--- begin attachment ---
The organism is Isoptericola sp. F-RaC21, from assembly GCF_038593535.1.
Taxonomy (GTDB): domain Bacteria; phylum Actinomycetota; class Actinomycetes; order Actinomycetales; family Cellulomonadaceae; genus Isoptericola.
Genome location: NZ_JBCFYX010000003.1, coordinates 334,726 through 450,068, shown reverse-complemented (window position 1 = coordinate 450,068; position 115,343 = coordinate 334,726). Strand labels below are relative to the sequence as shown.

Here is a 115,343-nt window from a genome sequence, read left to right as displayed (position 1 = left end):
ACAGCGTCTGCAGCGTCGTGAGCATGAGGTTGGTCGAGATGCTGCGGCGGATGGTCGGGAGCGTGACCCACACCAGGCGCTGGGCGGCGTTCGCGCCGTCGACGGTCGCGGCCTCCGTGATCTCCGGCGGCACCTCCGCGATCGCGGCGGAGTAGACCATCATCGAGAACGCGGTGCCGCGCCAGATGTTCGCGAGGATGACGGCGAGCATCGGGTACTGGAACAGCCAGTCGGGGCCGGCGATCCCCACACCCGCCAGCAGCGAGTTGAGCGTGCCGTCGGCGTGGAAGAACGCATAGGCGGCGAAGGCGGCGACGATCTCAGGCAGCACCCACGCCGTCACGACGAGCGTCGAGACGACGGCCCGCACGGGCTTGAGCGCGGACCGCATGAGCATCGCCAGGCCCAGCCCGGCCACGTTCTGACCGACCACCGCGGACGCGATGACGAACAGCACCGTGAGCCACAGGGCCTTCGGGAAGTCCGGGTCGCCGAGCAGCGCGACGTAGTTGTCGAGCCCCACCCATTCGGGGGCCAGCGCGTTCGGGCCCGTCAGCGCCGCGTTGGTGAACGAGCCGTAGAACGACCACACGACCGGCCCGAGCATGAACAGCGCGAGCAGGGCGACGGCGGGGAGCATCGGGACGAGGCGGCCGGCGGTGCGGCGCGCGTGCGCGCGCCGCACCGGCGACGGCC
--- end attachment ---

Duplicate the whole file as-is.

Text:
The organism is Isoptericola sp. F-RaC21, from assembly GCF_038593535.1.
Taxonomy (GTDB): domain Bacteria; phylum Actinomycetota; class Actinomycetes; order Actinomycetales; family Cellulomonadaceae; genus Isoptericola.
Genome location: NZ_JBCFYX010000003.1, coordinates 334,726 through 450,068, shown reverse-complemented (window position 1 = coordinate 450,068; position 115,343 = coordinate 334,726). Strand labels below are relative to the sequence as shown.

Here is a 115,343-nt window from a genome sequence, read left to right as displayed (position 1 = left end):
ACAGCGTCTGCAGCGTCGTGAGCATGAGGTTGGTCGAGATGCTGCGGCGGATGGTCGGGAGCGTGACCCACACCAGGCGCTGGGCGGCGTTCGCGCCGTCGACGGTCGCGGCCTCCGTGATCTCCGGCGGCACCTCCGCGATCGCGGCGGAGTAGACCATCATCGAGAACGCGGTGCCGCGCCAGATGTTCGCGAGGATGACGGCGAGCATCGGGTACTGGAACAGCCAGTCGGGGCCGGCGATCCCCACACCCGCCAGCAGCGAGTTGAGCGTGCCGTCGGCGTGGAAGAACGCATAGGCGGCGAAGGCGGCGACGATCTCAGGCAGCACCCACGCCGTCACGACGAGCGTCGAGACGACGGCCCGCACGGGCTTGAGCGCGGACCGCATGAGCATCGCCAGGCCCAGCCCGGCCACGTTCTGACCGACCACCGCGGACGCGATGACGAACAGCACCGTGAGCCACAGGGCCTTCGGGAAGTCCGGGTCGCCGAGCAGCGCGACGTAGTTGTCGAGCCCCACCCATTCGGGGGCCAGCGCGTTCGGGCCCGTCAGCGCCGCGTTGGTGAACGAGCCGTAGAACGACCACACGACCGGCCCGAGCATGAACAGCGCGAGCAGGGCGACGGCGGGGAGCATCGGGACGAGGCGGCCGGCGGTGCGGCGCGCGTGCGCGCGCCGCACCGGCGACGGCC